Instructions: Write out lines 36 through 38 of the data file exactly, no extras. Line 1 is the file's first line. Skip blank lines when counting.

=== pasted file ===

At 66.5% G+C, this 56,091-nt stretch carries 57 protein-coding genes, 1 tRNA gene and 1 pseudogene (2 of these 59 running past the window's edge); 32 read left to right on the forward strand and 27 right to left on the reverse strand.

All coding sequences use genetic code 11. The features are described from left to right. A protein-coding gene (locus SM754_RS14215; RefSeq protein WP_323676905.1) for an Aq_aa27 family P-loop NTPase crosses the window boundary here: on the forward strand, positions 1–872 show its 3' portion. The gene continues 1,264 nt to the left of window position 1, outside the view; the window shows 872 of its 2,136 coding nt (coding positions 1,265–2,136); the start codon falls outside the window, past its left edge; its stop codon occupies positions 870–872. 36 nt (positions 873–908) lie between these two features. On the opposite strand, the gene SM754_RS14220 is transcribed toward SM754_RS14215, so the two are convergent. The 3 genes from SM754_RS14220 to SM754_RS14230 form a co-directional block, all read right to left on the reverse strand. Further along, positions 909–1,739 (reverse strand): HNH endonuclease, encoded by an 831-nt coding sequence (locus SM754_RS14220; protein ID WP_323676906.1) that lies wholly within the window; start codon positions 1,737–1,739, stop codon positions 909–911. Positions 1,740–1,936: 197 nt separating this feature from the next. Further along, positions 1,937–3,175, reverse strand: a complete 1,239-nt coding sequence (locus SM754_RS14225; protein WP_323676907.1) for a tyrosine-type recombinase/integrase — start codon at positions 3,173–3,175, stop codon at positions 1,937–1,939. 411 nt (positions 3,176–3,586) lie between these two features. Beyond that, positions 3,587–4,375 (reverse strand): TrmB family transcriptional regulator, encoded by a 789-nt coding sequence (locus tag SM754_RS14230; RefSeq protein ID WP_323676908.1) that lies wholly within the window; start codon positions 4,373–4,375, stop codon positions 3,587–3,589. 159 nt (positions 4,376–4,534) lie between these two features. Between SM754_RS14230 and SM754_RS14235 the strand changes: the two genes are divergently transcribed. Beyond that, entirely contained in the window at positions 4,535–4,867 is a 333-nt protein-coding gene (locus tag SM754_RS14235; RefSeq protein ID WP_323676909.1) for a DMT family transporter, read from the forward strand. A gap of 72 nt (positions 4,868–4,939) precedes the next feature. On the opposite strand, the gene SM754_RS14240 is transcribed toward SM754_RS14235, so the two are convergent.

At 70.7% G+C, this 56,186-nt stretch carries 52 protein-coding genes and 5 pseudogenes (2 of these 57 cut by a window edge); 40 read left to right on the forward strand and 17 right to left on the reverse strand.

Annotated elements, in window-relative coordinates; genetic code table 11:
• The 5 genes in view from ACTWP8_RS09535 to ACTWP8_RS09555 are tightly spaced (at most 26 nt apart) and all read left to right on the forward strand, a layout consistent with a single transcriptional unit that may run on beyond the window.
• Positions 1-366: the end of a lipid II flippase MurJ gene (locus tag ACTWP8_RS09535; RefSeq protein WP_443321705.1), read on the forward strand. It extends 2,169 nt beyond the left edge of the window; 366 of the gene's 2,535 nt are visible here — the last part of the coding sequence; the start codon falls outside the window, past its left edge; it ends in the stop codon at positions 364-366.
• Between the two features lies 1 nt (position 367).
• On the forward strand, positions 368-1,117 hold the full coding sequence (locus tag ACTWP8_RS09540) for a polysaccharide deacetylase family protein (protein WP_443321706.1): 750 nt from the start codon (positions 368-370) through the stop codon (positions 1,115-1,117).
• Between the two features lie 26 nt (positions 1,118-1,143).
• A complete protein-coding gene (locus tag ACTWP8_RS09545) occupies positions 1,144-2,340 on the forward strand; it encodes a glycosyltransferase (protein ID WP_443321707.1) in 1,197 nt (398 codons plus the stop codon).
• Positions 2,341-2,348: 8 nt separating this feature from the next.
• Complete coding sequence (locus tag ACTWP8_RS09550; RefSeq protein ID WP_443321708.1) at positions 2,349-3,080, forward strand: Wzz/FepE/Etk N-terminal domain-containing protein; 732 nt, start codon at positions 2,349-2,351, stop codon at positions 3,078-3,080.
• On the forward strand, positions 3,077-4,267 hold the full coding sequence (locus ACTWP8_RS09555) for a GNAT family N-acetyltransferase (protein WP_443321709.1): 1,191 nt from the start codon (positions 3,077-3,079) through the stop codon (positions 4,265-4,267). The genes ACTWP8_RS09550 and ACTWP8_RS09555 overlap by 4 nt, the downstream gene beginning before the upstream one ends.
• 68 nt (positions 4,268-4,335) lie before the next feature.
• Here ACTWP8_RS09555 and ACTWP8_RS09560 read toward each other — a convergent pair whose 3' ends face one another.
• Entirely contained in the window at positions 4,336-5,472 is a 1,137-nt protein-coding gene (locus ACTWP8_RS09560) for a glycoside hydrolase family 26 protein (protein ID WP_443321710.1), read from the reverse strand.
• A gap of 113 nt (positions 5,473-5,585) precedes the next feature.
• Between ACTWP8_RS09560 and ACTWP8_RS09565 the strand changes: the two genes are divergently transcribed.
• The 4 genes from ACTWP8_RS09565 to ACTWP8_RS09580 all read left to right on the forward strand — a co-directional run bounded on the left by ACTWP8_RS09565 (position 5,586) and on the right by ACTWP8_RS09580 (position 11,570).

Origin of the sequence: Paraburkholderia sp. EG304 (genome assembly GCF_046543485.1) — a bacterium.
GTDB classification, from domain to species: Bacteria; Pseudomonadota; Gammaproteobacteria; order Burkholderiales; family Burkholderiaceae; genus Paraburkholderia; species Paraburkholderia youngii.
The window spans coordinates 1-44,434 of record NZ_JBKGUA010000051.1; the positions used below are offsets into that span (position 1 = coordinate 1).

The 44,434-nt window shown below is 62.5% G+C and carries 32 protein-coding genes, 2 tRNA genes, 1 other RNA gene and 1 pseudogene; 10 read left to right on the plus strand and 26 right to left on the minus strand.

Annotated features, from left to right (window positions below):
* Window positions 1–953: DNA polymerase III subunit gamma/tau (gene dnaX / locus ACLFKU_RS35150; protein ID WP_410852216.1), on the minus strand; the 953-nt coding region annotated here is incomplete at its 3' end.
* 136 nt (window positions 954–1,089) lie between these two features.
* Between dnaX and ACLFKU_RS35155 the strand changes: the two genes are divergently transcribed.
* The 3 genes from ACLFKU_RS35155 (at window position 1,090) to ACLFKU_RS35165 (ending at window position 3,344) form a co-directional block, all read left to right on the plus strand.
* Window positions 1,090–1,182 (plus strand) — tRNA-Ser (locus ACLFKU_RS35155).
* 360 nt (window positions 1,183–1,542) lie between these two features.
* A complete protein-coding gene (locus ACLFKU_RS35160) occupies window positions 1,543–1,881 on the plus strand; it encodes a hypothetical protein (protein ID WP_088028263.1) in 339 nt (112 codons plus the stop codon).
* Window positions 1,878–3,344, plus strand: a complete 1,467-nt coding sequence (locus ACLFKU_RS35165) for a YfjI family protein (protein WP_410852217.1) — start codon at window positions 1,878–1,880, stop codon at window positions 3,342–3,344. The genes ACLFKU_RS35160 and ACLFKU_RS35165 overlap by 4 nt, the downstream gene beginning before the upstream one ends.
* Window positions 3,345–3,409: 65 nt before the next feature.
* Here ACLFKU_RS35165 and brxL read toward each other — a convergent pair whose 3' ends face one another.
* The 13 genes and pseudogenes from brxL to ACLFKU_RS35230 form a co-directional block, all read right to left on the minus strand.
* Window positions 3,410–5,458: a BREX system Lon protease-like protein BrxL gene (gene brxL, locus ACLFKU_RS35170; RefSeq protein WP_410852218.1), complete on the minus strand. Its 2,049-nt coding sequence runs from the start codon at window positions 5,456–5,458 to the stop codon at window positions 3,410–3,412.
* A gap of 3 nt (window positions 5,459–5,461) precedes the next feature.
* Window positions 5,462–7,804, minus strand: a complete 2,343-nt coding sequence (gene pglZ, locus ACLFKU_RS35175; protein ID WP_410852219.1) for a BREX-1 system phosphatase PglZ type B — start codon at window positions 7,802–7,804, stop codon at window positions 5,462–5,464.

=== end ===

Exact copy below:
* Window positions 3,410–5,458: a BREX system Lon protease-like protein BrxL gene (gene brxL, locus ACLFKU_RS35170; RefSeq protein WP_410852218.1), complete on the minus strand. Its 2,049-nt coding sequence runs from the start codon at window positions 5,456–5,458 to the stop codon at window positions 3,410–3,412.
* A gap of 3 nt (window positions 5,459–5,461) precedes the next feature.
* Window positions 5,462–7,804, minus strand: a complete 2,343-nt coding sequence (gene pglZ, locus ACLFKU_RS35175; protein ID WP_410852219.1) for a BREX-1 system phosphatase PglZ type B — start codon at window positions 7,802–7,804, stop codon at window positions 5,462–5,464.